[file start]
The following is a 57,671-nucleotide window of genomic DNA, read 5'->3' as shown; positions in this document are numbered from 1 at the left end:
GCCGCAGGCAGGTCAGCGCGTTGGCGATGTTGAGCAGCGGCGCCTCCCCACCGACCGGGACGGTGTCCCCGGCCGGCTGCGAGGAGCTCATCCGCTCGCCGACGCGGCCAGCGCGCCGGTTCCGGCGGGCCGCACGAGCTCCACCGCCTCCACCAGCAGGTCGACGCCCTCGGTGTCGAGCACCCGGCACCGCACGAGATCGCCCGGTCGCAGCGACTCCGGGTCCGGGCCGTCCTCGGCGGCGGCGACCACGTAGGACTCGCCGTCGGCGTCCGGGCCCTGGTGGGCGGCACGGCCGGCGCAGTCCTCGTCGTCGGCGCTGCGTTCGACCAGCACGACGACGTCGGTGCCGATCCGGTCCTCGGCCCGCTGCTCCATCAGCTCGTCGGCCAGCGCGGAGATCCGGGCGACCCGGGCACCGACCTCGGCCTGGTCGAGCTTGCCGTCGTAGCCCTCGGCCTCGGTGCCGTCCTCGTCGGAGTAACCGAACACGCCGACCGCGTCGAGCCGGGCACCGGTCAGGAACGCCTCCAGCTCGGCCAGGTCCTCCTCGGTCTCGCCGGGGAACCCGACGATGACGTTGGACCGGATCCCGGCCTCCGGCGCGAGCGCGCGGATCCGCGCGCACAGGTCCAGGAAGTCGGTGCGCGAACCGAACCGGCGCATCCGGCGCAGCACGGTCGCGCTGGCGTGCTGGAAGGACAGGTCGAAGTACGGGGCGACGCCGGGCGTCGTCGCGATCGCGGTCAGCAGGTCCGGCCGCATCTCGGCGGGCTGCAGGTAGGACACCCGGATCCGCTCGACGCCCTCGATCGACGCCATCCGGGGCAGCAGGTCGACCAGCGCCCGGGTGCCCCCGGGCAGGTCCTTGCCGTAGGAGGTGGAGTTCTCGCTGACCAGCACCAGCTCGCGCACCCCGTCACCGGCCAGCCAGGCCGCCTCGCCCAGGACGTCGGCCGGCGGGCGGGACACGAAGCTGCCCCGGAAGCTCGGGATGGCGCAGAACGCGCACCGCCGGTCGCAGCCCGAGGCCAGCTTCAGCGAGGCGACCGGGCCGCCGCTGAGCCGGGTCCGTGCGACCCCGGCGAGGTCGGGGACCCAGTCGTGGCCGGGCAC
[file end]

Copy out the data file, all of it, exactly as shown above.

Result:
The following is a 57,671-nucleotide window of genomic DNA, read 5'->3' as shown; positions in this document are numbered from 1 at the left end:
GCCGCAGGCAGGTCAGCGCGTTGGCGATGTTGAGCAGCGGCGCCTCCCCACCGACCGGGACGGTGTCCCCGGCCGGCTGCGAGGAGCTCATCCGCTCGCCGACGCGGCCAGCGCGCCGGTTCCGGCGGGCCGCACGAGCTCCACCGCCTCCACCAGCAGGTCGACGCCCTCGGTGTCGAGCACCCGGCACCGCACGAGATCGCCCGGTCGCAGCGACTCCGGGTCCGGGCCGTCCTCGGCGGCGGCGACCACGTAGGACTCGCCGTCGGCGTCCGGGCCCTGGTGGGCGGCACGGCCGGCGCAGTCCTCGTCGTCGGCGCTGCGTTCGACCAGCACGACGACGTCGGTGCCGATCCGGTCCTCGGCCCGCTGCTCCATCAGCTCGTCGGCCAGCGCGGAGATCCGGGCGACCCGGGCACCGACCTCGGCCTGGTCGAGCTTGCCGTCGTAGCCCTCGGCCTCGGTGCCGTCCTCGTCGGAGTAACCGAACACGCCGACCGCGTCGAGCCGGGCACCGGTCAGGAACGCCTCCAGCTCGGCCAGGTCCTCCTCGGTCTCGCCGGGGAACCCGACGATGACGTTGGACCGGATCCCGGCCTCCGGCGCGAGCGCGCGGATCCGCGCGCACAGGTCCAGGAAGTCGGTGCGCGAACCGAACCGGCGCATCCGGCGCAGCACGGTCGCGCTGGCGTGCTGGAAGGACAGGTCGAAGTACGGGGCGACGCCGGGCGTCGTCGCGATCGCGGTCAGCAGGTCCGGCCGCATCTCGGCGGGCTGCAGGTAGGACACCCGGATCCGCTCGACGCCCTCGATCGACGCCATCCGGGGCAGCAGGTCGACCAGCGCCCGGGTGCCCCCGGGCAGGTCCTTGCCGTAGGAGGTGGAGTTCTCGCTGACCAGCACCAGCTCGCGCACCCCGTCACCGGCCAGCCAGGCCGCCTCGCCCAGGACGTCGGCCGGCGGGCGGGACACGAAGCTGCCCCGGAAGCTCGGGATGGCGCAGAACGCGCACCGCCGGTCGCAGCCCGAGGCCAGCTTCAGCGAGGCGACCGGGCCGCCGCTGAGCCGGGTCCGTGCGACCCCGGCGAGGTCGGGGACCCAGTCGTGGCCGGGCAC